Photo courtesy of ProMat (1995 show floor)
The first National Material Handling Show launched by the Materials Handling Industry (MHI) in 1948 was a result of new methods used to transport goods during World War II. That first show in Cleveland had 60,000 net square feet and approximately 3,000 attendees.
During the early years, the annual event moved around to various ‘industrial’ locations, including Detroit, Cleveland, Buffalo, Chicago, Baltimore, and San Francisco. Detroit’s show in 1974 was the first to hit six-figure net square footage. Exhibits included industrial trucks, cranes, monorails, shelving, loading dock equipment, and conveyors.
Throughout the history of MHI, the annual expos have provided attendees with the latest developments in managing the flow of materials and products through the supply chain from manufacturing and distribution to consumption and disposal.
Today’s exhibitors include not only traditional equipment manufacturers, but also modern technology such as automated storage and retrieval systems, radio frequency directed technology, bar coding, smart cranes, robots and more.
The ProMat brand evolved from the slogan ‘Productivity through Material Handling,’ and became the official show name in 1985 at Chicago’s McCormick Place. ProMat is now held every odd-numbered year in Chicago.
For the first time in 2017, ProMat will have exhibits in both the South and North Halls of McCormick Place. Over 850 exhibitors will fill the two halls, totaling over 370,000 net square feet, representing all segments of the industry, from traditional manual equipment to computerized, automated .
“Driverless (or autonomous) vehicles … are disrupting traditional supply chains,” said Tom Carbott, MHI Senior Vice President of Exhibitions. “Attendees can see, touch and operate these solutions including automated storage and retrieval systems, automatic guided vehicle systems, driverless trucks, delivery drones, and automated crane technologies.”
Prior to launching MODEX, in the alternate years of ProMat MHI held a show called the North American Material Handling Show (often referred to as the NA Show). It launched in Detroit in 1992 and moved to Cleveland in 2004 where it stayed until being retired in 2012.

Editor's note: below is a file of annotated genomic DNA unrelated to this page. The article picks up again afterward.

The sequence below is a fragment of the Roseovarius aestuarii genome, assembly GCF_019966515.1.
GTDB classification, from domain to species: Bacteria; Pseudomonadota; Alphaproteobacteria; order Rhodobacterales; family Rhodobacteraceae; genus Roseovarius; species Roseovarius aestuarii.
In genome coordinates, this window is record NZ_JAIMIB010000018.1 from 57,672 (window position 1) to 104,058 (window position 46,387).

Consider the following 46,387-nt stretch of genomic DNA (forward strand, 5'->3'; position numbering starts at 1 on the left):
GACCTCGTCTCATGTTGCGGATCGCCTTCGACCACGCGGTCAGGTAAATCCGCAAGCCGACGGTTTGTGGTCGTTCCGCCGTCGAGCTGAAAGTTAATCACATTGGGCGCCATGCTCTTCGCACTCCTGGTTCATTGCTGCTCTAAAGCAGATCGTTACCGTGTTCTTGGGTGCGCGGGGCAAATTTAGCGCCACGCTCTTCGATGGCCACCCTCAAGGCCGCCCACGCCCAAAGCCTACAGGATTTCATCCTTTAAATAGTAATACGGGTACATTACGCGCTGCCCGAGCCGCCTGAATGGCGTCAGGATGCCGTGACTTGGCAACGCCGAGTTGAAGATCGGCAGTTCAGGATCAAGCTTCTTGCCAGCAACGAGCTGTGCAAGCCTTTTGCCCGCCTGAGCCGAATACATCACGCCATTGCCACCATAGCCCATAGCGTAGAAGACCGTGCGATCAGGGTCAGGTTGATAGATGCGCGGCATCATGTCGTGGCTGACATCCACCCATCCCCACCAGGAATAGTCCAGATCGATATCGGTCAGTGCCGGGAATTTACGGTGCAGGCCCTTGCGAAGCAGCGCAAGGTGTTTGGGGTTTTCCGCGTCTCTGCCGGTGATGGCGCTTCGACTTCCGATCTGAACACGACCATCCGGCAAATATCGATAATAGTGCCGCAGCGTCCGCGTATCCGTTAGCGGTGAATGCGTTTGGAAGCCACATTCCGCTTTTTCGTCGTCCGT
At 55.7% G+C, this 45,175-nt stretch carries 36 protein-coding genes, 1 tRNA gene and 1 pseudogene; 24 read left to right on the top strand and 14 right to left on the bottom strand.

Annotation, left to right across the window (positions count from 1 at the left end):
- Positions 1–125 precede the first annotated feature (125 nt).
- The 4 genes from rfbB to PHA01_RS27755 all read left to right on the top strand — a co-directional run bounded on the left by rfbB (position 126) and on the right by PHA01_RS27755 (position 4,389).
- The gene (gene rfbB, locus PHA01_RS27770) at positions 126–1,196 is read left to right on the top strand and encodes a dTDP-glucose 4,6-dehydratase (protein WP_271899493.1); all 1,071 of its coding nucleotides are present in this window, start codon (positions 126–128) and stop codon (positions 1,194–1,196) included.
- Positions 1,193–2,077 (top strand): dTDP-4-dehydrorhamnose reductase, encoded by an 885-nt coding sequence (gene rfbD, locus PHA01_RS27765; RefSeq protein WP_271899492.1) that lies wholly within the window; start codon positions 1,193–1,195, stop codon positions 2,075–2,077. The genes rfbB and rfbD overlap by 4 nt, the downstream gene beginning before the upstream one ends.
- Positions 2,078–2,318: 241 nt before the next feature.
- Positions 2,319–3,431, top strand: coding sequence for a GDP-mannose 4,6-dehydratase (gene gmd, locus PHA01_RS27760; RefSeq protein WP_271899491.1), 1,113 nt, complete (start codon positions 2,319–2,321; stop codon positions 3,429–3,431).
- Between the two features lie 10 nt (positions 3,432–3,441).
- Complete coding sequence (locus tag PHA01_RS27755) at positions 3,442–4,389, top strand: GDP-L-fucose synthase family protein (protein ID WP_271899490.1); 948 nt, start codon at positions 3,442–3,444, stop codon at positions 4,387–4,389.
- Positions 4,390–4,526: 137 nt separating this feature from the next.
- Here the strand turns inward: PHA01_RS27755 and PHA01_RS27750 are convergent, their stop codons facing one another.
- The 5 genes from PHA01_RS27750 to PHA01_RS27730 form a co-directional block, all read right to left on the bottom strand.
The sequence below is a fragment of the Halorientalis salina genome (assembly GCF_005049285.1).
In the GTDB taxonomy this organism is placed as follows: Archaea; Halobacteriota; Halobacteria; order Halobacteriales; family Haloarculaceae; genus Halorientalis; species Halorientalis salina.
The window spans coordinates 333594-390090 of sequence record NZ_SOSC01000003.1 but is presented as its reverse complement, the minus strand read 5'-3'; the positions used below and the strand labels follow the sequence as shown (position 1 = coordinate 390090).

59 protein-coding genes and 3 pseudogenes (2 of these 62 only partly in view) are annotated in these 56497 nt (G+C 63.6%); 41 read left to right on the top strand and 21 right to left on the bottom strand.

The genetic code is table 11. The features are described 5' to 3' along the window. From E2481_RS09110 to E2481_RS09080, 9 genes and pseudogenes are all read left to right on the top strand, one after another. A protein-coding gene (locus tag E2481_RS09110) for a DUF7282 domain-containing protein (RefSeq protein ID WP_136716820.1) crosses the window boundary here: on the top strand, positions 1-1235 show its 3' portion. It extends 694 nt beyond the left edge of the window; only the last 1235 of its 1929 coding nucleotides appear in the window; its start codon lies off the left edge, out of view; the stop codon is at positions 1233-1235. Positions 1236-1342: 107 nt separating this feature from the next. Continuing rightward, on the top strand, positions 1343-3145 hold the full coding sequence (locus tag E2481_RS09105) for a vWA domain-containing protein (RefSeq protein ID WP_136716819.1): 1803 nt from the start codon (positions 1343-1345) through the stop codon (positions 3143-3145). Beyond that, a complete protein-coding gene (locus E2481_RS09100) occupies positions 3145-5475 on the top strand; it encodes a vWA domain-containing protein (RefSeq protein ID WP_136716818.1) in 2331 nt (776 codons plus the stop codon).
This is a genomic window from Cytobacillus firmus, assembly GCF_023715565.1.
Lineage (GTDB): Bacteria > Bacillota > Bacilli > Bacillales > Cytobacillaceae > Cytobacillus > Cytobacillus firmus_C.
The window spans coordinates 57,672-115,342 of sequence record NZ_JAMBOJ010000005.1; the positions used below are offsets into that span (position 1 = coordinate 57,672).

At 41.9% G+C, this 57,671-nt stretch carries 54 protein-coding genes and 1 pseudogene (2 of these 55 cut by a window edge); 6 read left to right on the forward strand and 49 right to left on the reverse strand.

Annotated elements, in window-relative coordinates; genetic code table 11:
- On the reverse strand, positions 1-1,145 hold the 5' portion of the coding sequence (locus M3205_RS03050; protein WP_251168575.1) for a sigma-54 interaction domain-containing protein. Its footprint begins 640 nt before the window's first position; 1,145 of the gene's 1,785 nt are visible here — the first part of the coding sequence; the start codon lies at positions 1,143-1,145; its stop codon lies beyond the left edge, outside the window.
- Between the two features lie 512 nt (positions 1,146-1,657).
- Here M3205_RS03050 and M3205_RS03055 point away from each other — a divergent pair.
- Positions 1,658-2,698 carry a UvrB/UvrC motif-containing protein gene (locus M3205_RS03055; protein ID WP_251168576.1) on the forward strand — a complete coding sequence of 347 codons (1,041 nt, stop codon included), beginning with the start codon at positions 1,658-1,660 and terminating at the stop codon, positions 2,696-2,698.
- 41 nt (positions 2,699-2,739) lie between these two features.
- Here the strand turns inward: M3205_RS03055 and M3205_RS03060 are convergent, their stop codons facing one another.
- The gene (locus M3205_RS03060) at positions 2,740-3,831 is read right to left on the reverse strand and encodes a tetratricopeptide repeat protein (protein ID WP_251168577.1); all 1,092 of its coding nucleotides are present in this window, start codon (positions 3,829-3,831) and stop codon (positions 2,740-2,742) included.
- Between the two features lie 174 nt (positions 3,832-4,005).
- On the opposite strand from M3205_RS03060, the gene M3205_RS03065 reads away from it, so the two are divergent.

Because the industry was becoming more global MHI recognized the need to expand the focus to a worldwide audience, so after two years of research MODEX launched in 2012. It is now held during even-numbered years in Atlanta’s Georgia World Congress Center.
“Material handling has been a huge enabler of productivity in both manufacturing as well as distribution,” said Carbott. “Yet some things stay the same which is evidenced by some of the original exhibitors and basic technology that was on display back in 1948 as well.” Two companies – Columbus McKinnon and Yale & Hyster – have been exhibitors for more than 50 years.
Photo courtesy of MODEX (2016 show floor)
Over 28,000 attendees gathered at MODEX this past April, exploring solutions featured by more than 800 exhibitors in 250,000 net square feet. It was recognized as one of the Top 25 Fastest-Growing Shows by TSNN, and true to MODEX’s global focus the participants came from over 100 countries and six continents.
As a part of this year’s MODEX, Student Days introduced over 300 high school and university students and educators to the world of material handling, supply chain and logistics through hands-on learning and a
guided tour of the show floor where they had the ability to see state-of-the-art equipment and network with industry professionals.
Over the years, MHI shows have experienced their share of adventures. At one show in Detroit, Michael Moore showed up unannounced to film for a documentary on General Motors. He was denied entry and was not happy, according to Carbott.
“At one of the early ProMat shows, an exhibitor hired an imitation Beatles Band with an Ed Sullivan impersonator,” said Carbott. “They set up on the top level of a 40-foot-high rack assembly and proceeded to sing at a decibel level of about 130. For four minutes, the show was shut down because nobody could talk or hear. We had to threaten to cut off electricity to the booth because the band was not interested in playing soft. They agreed to one more song and would then leave. That last song was ‘Revolution’ — not funny then, but incredibly funny now.”